I’m puzzled by LinkedIn profile photographs.
I’m certain mine is a minority opinion. LinkedIn added them because, they said, it was their most-requested feature. And the blogosphere’s reaction was generally (uniformly?) positive. The CW was that LinkedIn was responding to Facebook market pressure.
I may identify myself as antediluvian by writing this, but I think this feature is rather odd as it’s been implemented.
The photographs are only 80 x 80 pixels. Even with a clear head shot, it’s a marginally tool by which to identify someone. You can’t clearly make out many identifying features in an 80 x 80 snapshot.
They can’t be enlarged. A click-to-full-size-image feature would have been trivial, but that’s not provided. It’s so obvious that LinkedIn obviously decided against providing it, for whatever reason.
I know what my friends and close associates look like. If you’re linking only to those you know well, then you, well, know them well. For most professionals, and most contacts of most professionals, this means you know what they look like.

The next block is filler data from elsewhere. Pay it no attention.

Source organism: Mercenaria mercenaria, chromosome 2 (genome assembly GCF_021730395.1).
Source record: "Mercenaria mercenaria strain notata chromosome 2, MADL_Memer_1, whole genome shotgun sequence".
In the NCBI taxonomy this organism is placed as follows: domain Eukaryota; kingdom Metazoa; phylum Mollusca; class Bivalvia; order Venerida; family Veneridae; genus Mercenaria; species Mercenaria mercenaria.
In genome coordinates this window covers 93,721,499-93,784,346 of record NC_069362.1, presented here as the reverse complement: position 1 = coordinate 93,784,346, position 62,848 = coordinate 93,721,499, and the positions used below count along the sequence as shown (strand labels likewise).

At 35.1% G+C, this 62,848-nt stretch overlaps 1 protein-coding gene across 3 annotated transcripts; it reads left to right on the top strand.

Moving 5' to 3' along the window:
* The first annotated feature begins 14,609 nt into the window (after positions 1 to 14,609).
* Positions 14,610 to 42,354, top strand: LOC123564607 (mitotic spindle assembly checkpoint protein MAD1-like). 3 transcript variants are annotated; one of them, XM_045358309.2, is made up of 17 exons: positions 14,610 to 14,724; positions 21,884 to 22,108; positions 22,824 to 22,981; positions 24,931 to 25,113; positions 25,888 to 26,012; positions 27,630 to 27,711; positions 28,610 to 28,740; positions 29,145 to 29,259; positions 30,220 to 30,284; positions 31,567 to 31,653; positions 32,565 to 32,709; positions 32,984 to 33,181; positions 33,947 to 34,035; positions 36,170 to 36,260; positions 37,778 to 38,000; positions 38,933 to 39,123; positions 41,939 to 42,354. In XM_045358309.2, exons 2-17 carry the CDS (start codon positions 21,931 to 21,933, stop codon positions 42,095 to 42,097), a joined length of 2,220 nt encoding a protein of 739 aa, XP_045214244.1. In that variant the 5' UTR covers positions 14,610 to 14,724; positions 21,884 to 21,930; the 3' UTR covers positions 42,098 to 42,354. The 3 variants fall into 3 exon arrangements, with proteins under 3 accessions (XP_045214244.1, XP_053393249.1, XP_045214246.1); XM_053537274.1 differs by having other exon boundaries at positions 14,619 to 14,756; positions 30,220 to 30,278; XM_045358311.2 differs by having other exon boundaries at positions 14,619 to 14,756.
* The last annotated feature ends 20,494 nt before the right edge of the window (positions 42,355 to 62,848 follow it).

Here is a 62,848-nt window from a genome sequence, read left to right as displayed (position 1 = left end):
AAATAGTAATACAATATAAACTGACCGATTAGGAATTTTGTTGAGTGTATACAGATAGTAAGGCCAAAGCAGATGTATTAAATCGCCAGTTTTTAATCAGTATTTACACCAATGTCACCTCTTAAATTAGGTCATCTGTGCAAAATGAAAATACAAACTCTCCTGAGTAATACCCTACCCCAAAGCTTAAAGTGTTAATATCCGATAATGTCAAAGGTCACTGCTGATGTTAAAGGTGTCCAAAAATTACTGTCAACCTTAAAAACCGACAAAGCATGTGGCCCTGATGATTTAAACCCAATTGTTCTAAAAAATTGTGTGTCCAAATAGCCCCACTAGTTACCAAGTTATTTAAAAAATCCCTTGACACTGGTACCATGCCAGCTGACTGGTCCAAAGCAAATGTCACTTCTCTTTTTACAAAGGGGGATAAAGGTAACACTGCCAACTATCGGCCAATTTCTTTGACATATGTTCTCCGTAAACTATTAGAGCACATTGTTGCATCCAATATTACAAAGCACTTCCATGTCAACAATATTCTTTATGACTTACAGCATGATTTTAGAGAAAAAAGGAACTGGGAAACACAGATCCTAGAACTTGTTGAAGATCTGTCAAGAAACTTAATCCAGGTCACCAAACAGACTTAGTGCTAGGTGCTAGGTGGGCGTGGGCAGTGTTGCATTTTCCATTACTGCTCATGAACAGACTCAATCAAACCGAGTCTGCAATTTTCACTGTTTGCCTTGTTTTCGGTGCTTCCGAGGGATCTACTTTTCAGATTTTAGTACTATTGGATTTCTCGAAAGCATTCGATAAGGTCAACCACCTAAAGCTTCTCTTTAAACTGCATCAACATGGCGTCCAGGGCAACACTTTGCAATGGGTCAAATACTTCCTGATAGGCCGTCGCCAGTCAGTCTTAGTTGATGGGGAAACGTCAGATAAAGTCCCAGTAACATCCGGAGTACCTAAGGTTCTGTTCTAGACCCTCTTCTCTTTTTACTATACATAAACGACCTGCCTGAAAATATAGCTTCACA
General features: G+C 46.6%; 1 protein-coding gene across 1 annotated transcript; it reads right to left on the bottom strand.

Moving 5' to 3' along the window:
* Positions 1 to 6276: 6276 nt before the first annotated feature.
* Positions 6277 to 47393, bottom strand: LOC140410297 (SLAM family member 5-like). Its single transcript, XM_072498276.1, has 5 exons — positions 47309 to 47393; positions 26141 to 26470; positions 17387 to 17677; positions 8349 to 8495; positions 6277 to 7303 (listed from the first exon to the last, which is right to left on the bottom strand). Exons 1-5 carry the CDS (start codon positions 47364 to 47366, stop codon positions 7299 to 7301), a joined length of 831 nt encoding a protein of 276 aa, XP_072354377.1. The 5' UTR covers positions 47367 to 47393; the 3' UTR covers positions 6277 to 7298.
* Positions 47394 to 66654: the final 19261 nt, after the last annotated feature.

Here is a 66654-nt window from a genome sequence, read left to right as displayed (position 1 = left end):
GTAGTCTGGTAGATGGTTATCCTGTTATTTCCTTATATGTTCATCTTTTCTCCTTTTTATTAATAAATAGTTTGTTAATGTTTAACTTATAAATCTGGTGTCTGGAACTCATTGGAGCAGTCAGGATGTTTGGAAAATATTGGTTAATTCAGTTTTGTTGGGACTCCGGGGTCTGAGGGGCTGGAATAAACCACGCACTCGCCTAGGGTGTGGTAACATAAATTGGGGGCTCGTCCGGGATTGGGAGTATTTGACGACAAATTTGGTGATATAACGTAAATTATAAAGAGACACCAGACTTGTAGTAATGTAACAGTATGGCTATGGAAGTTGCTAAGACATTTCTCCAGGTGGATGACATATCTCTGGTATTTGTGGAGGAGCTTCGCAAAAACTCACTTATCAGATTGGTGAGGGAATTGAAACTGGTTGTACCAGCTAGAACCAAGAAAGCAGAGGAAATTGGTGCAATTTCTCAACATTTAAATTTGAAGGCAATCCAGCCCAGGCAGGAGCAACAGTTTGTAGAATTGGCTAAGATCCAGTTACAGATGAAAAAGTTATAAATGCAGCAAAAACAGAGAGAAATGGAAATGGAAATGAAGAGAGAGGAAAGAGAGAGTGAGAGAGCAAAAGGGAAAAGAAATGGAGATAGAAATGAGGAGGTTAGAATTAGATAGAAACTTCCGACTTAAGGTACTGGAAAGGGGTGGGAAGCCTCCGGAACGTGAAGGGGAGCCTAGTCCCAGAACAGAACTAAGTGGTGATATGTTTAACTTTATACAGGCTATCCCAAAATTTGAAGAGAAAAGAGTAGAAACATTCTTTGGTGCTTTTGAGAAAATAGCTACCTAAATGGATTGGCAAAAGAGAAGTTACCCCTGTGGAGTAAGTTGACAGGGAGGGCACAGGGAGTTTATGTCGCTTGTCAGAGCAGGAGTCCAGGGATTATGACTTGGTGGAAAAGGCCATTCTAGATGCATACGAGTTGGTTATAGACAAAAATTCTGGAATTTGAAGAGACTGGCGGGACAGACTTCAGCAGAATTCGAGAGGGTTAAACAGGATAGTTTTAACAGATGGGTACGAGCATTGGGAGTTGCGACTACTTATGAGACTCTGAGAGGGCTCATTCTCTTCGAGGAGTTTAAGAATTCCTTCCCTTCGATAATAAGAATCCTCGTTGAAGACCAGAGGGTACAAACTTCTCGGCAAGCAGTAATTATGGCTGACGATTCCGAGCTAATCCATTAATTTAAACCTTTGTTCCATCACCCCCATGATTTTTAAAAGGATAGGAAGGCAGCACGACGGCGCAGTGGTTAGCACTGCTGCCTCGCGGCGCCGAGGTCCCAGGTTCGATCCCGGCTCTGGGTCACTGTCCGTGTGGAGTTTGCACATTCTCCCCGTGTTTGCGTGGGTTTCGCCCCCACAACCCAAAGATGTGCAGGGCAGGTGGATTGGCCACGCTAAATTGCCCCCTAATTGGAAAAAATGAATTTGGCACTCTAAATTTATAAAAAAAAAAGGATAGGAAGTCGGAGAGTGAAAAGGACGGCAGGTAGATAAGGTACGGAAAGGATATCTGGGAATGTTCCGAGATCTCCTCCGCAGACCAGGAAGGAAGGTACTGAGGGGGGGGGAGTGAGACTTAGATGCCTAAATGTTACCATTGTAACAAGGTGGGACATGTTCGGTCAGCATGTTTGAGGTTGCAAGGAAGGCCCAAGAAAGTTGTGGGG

If I don’t know you, I would need a photograph to identify you — but I shouldn’t be linking to you if I don’t know you…
Now that I’ve said all that, I’ll take two steps back. Today, you can do business with someone whom you’ve never met in-person. It’s increasingly common to establish a relationship, get to know the other party well, strike up a friendship, etc., all via e-mail or IM.
This offers some justification for the feature. But there’s still the problem of them being so small. So I still think they’re odd.
Love me, love my dog
For my LinkedIn photo, I used a picture of my dog, Ersala. She’s standing in front of my house, holding a stick in her mouth. This won’t help you identify me, unless I bring her to our business meeting. OTOH, every time I see her I get a warm feeling inside and a smile comes to my face. So I now feel good whenever I visit LinkedIn.
I have 210 LinkedIn direct connections, and two of them also have unusual LinkedIn photos:
This unscientific sample says that 1.4% of LinkedIn users have unusual photos.